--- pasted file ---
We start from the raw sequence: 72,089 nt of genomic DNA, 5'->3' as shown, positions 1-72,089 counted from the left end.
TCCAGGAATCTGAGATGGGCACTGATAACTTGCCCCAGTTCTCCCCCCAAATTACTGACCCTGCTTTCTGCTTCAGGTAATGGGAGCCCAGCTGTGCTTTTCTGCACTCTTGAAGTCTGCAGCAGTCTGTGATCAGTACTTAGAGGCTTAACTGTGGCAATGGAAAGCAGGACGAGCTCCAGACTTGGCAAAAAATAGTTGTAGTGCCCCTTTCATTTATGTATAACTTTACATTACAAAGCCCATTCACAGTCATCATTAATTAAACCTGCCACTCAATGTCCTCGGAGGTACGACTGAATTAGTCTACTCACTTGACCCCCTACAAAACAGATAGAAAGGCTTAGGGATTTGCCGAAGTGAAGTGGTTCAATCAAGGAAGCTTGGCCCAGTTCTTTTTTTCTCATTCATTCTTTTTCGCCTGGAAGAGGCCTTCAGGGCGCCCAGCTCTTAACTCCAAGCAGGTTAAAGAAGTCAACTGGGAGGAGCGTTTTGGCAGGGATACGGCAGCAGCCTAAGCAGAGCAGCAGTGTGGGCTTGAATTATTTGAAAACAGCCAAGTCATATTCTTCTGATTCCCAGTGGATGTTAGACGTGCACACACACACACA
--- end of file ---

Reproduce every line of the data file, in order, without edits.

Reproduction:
We start from the raw sequence: 72,089 nt of genomic DNA, 5'->3' as shown, positions 1-72,089 counted from the left end.
TCCAGGAATCTGAGATGGGCACTGATAACTTGCCCCAGTTCTCCCCCCAAATTACTGACCCTGCTTTCTGCTTCAGGTAATGGGAGCCCAGCTGTGCTTTTCTGCACTCTTGAAGTCTGCAGCAGTCTGTGATCAGTACTTAGAGGCTTAACTGTGGCAATGGAAAGCAGGACGAGCTCCAGACTTGGCAAAAAATAGTTGTAGTGCCCCTTTCATTTATGTATAACTTTACATTACAAAGCCCATTCACAGTCATCATTAATTAAACCTGCCACTCAATGTCCTCGGAGGTACGACTGAATTAGTCTACTCACTTGACCCCCTACAAAACAGATAGAAAGGCTTAGGGATTTGCCGAAGTGAAGTGGTTCAATCAAGGAAGCTTGGCCCAGTTCTTTTTTTCTCATTCATTCTTTTTCGCCTGGAAGAGGCCTTCAGGGCGCCCAGCTCTTAACTCCAAGCAGGTTAAAGAAGTCAACTGGGAGGAGCGTTTTGGCAGGGATACGGCAGCAGCCTAAGCAGAGCAGCAGTGTGGGCTTGAATTATTTGAAAACAGCCAAGTCATATTCTTCTGATTCCCAGTGGATGTTAGACGTGCACACACACACACA